If Beale Street Could Talk its tale would be as bewitchingly beautiful as it would be a tragic representation of how racism has, and continues to, boil beneath the surface of America’s warped societal veneer.
The arrival of Barry Jenkins’ third feature film, If Beale Street Could Talk comes with an expectation that the director with again empower a bold yet subtle analysis of the injustices in the world’s self-ordained superpower. Following the acclaim for Moonlight, which won the Best Picture Oscar in 2016, the precision at which Jenkins’ latest feature continues his exploration of the underrepresented African American have-nots is as commendable as it is haunting. Jenkins’ is an auteur of social commentary.
In Moonlight Jenkins’ explored the sexuality oppression of a gay man in a blue-tinged Miami. Love and lust is again at the centre of Beale Street. Here, young-lovers Tish (Kiki Layne) and Fonny (Stephan James) are madly besotted with one another. Told in an espousing no-linear mode, the film starts (almost) where it ends. Fonny has been wrongly convicted of rape based on the testimony of a racist police officer (Ed Skrein). Toing and froing between the present, 1970s setting, and the months prior to Fonny’s wrongful imprisonment, Jenkins’ seeks not to build dramatic tension but to craft a love story so stunningly tragic it rivals Shakespearean elements.
Adapted from James Baldwin’s 1974 novel of the same name, racism and hatred might be the catalyst of If Beale Street Could Talk, but the film’s heart is its translucent exposition of love. Rather than awash of sweeping gestures suited to romantic comedies, Jenkins’ utilises subtlety to signify the commitment the star-crossed lovers have to one another. Conversations are exploited as an opportunity for the director to use close-ups that encapsulate the mannerism, body language and reactions that embody such chemistry. Even in a scene where an imprisoned Fonny expresses his frustration to a now-pregnant Tish through a protective barrier, Jenkins drapes the anger and heartbreak with lingering sense of unwavering adoration.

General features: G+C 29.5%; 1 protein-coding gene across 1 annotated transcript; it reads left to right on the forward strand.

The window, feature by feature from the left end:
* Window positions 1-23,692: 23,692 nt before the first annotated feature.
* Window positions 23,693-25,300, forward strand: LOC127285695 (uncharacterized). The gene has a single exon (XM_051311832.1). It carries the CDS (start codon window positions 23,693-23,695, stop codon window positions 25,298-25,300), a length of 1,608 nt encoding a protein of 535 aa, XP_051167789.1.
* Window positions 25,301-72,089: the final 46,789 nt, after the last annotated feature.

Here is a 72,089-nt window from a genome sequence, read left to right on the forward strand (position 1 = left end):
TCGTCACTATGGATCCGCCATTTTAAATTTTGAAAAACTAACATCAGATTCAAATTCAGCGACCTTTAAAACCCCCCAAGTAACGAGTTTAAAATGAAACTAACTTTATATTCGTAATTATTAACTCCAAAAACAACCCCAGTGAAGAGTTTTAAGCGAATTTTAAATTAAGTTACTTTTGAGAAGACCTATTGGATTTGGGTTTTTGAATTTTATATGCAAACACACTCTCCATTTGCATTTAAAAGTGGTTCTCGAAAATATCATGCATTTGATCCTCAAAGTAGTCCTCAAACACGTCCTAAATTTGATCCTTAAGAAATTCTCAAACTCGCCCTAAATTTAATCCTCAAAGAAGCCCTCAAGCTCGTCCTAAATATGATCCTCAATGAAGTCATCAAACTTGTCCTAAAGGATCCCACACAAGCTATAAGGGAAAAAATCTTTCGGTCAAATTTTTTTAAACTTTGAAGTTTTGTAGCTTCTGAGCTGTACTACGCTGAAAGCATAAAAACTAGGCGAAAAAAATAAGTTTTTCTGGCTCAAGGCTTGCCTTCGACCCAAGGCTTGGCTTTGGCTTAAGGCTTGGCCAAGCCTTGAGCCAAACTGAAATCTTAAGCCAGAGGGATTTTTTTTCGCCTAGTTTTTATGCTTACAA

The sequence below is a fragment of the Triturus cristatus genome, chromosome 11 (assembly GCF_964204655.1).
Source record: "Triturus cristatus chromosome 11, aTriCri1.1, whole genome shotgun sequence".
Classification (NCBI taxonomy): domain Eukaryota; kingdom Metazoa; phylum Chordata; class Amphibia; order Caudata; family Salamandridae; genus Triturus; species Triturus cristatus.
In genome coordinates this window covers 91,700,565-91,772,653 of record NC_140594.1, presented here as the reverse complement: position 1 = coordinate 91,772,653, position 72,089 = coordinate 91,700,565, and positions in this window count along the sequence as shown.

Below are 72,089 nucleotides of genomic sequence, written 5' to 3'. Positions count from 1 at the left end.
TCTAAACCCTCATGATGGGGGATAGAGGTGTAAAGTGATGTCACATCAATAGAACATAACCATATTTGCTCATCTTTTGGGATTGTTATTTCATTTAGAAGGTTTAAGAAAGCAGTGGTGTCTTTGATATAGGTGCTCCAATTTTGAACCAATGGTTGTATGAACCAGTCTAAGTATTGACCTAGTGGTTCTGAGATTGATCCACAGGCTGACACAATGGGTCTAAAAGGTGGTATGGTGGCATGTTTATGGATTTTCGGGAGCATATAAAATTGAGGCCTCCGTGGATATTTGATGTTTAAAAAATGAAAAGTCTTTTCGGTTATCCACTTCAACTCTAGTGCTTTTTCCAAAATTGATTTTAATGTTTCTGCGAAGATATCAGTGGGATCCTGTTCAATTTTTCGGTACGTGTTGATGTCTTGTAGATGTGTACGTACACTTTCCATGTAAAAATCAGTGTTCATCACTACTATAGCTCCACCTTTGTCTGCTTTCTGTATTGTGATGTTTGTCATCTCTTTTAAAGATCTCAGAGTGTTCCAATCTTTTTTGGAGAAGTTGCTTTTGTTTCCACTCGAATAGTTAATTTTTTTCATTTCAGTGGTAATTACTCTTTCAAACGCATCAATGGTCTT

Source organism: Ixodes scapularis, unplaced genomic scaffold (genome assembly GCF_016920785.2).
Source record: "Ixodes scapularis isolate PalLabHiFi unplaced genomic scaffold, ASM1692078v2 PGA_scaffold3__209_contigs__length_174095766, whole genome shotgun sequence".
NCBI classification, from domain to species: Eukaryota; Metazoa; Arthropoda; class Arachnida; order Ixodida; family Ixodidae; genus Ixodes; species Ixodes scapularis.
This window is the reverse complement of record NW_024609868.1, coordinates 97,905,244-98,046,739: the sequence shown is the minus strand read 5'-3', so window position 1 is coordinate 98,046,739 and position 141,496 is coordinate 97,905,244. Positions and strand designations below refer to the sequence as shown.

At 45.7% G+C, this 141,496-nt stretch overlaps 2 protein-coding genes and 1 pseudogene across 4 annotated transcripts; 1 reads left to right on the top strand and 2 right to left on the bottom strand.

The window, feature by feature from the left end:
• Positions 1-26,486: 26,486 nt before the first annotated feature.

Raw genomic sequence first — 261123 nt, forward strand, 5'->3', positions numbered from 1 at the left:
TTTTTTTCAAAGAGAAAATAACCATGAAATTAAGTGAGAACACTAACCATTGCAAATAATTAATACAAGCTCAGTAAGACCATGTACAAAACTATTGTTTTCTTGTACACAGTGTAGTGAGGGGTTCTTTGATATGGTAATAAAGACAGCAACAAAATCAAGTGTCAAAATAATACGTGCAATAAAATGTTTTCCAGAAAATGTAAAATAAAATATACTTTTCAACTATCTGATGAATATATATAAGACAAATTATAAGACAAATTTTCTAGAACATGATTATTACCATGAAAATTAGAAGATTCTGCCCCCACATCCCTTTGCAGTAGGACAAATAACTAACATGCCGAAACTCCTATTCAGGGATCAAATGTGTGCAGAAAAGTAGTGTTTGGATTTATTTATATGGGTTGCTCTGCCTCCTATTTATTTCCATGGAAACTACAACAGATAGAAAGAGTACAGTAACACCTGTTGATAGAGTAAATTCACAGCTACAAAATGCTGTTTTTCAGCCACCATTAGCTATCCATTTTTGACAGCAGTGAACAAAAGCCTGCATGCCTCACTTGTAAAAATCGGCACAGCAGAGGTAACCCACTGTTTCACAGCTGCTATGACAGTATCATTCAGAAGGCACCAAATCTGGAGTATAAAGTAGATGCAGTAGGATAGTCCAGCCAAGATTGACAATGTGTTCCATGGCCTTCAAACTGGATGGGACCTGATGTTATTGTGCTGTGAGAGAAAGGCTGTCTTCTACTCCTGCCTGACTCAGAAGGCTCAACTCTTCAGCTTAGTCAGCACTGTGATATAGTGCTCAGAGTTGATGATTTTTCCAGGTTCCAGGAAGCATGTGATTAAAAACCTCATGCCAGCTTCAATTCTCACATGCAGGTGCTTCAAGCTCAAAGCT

In Moonlight, Jenkins used blue tones to flush his film with a soothing calm. In Beale Street vibrant blocks of colour fragrant the Harlem setting with a spunk and power. This burst of colourful hope contrasting the suffering felt by the African American community in the area at the time. Deliberately curated, Fonny and Tish share an energetic closet, signifying their youthfulness and determination to rise from the ashes of a future destined to encounter racism, social and financial hardship.
Although Beale Street mightn’t be matching the rapturous Academy Award glory imparted upon Jenkins’ 2016 work, Regina King’s performance as Tish’s steadfast and supportive mother is drawing praise. And rightfully so. Dissimilar to the linear representations of mature aged African American women in Hollywood, King’s Sharon is a complex and understanding matriarch, with only a hint of the sassiness that has become synonymous with such representations in main stream media.
A united couple Stephan James and Kiki Layne (in her debut performance) are illuminating as the pained but persistent young lovers. However much of the tenderness felt can be attributed to Jenkins’ intimate direction and his touching screenplay which works delicately with moments of intimacy. Nonetheless, the lingering love story at times boils too slowly, a deft contrast to the Award season’s more prominent love story, A Star is Born. Although each feature tabulates the highs and shortcomings of true love, Bradley Cooper’s music-infused drama relies on a definitive spiral and tragic conclusion to ignite heartbreak. Meanwhile, Jenkins’ deft touch and ambiguous ending provides hope that infatuation doesn’t always have to end in Hollywood misery.
After all, If Beale Street really could talk, its story would be one that draws upon the hope of a new beginning in the face of difference and hate.
IF BEALE STREET COULD TALK releases in cinemas on February 14.